After the surgery, I stopped taking care of my feet because I was afraid to look at them. Every accidental glance at my right foot was met with renewed trauma and revulsion. I would wash my feet quickly in the shower without looking down. I stopped putting lotion on them because I couldn’t stomach the thought of touching the hideous little stump where my toe used to be. Consequently, my feet got dry and chapped. I used to love painting my toenails with bright colors and fun designs, taking great care to color coordinate them with my outfits for special occasions. I stopped though because no color was pretty enough to cover the crooked little stump and I certainly didn’t want to draw attention to it. I loved wearing fashionable open-toed shoes, always with a toe ring. I go through socks really fast now. Since my second toe is now shorter than my big toe and my third toe, the sock fabric stretches across my big toenail and rips my socks all the time. My feet fell into a sad state of neglect after a couple of years. They weren’t smelly or gross, just unkempt and visibly unloved. That neglect spread from my feet across my body and my brain. I just felt so ugly. That’s a terrible way to think of oneself. I had stopped taking care of myself the way I used to. Now I need to take care of myself though not only for my own sake but also for my son’s. I want to be around for him as long as possible. I do take care again, usually, and am much kinder to myself.

Acceptance & Gratitude

Acceptance is hard. Not thinking of my foot as ugly requires conscious effort. To not do so is tantamount to self-abuse though. I need to love the body I live in despite its flaws. This is the only me I’ll ever know. If I don’t make peace with all of my parts then I’m just at war with myself. That war is far uglier than my mutilated toe.

When I catch myself thinking ugly thoughts about my toe or otherwise, I try not to chastise myself. Instead, I remember to love my humanness. I practice gratitude for my feet and their strength and important functions that keep me mobile and healthy. Slowly, I am learning how to manifest the negative feelings into positive love and kindness toward my feet. Sometimes, I joke around with others about my “frankentoe”. I do that to make light of it but it’s still self-deprecating. I should probably stop but in a way I feel like that helps me to own my toe again; make it mine instead of Dr. Garrett’s.

I was and still am embarrassed by my right foot. I hate explaining to pedicurists that they have to be careful with it and then examining their vague expressions to read if they’re repulsed that they have to touch it. So far, all have been tender and kind about it. I always keep my toenails painted now but I usually let the paint chip to a pretty inexcusable state. I rarely put fun designs on them because it just looks like I’m trying to cover up a massacre, badly. I’ve seen people check out my toe at yoga and other places in public when I’m wearing flip-flops or sandals. A few people have asked me about it over the years but most people give it a glance and look away.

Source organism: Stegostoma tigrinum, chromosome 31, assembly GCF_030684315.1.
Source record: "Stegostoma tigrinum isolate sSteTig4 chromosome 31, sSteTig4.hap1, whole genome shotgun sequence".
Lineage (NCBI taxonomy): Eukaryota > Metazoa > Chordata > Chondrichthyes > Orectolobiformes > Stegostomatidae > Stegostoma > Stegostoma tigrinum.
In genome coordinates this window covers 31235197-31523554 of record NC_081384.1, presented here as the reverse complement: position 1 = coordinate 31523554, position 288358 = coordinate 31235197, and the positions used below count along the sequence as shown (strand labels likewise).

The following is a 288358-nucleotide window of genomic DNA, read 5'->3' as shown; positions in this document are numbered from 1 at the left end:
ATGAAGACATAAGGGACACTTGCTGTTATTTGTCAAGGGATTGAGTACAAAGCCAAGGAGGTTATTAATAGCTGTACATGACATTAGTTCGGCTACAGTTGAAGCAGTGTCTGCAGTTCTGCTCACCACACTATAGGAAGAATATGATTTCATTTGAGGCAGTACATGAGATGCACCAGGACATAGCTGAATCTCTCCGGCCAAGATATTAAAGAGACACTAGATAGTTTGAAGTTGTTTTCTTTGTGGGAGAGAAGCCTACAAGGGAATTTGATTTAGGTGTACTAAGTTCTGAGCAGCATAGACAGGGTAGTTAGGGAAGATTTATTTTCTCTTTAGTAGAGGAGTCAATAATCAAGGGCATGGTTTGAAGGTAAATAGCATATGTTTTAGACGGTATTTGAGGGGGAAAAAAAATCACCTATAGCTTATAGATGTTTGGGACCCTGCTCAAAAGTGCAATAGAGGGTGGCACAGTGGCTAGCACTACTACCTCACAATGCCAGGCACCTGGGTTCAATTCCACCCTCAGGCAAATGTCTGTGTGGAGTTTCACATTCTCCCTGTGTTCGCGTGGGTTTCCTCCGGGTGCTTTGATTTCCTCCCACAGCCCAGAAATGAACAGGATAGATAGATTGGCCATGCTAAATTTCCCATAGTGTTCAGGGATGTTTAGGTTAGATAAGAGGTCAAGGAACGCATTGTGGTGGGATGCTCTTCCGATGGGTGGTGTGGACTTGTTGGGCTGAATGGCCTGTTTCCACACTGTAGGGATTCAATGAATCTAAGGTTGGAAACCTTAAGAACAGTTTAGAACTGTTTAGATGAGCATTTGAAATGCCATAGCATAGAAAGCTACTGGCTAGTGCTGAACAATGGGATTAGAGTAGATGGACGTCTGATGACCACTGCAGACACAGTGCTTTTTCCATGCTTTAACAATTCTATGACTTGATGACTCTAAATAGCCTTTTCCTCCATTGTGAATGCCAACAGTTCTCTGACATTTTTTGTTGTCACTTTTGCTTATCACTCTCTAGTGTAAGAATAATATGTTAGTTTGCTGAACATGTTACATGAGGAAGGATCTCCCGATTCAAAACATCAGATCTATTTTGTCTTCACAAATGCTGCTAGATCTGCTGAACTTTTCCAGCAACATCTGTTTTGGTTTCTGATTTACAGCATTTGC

Finding Beauty in the Difference

I attempt to carry my flaws as banners of wisdom instead of burdens of regret. I find so much beauty in the difference. Our flaws have the power to become our charms, our secret sources of power that we can use to be stronger and kinder once we learn whatever lessons they teach us. For every bit of toe that Dr. Garrett stole from me, I have found strength in my ability to love myself and move forward.

[click_to_tweet tweet=”Our flaws have the power to become our charms, our secret sources of power that we can use to be stronger and kinder once we learn whatever lessons they teach us. #selfcriticism #judgement #loveyourself” quote=”Our flaws have the power to become our charms, our secret sources of power that we can use to be stronger and kinder once we learn whatever lessons they teach us. ” theme=”style1″]

To anyone reading this and identifying with that feeling of ugliness and pain, hit the pause button. Seek your beauty from within and be kind to yourself, no matter your flaws and how they came to be. All that ugliness you feel festers on the inside and shows up on the outside. Likewise, the beauty you nurture within yourself radiates to everyone around you. We are so hard on ourselves and we let society and men dictate the value of our bodies. They cut us down, literally in my case. Give your body gratitude, every part of it, period. Don’t say things to yourself that wouldn’t say to someone you love. You wouldn’t call your child ugly or your parents or your partner. That would be cruel and abusive. It’s no less abusive to treat yourself that way. Give yourself the power of acceptance and kindness. It’s freeing. At least it has been for me and my beautiful ugly foot.

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Author: Chrissy Miller

Chrissy is a California mountain mama newly transplanted from the east coast. She spends her days frolicking in the redwood forest with her toddler son, hula hooping, writing, cooking, and helping her husband tend to their plants and bees. You can read her piece on finding peace here and we recently interviewed her on the podcast, listen here.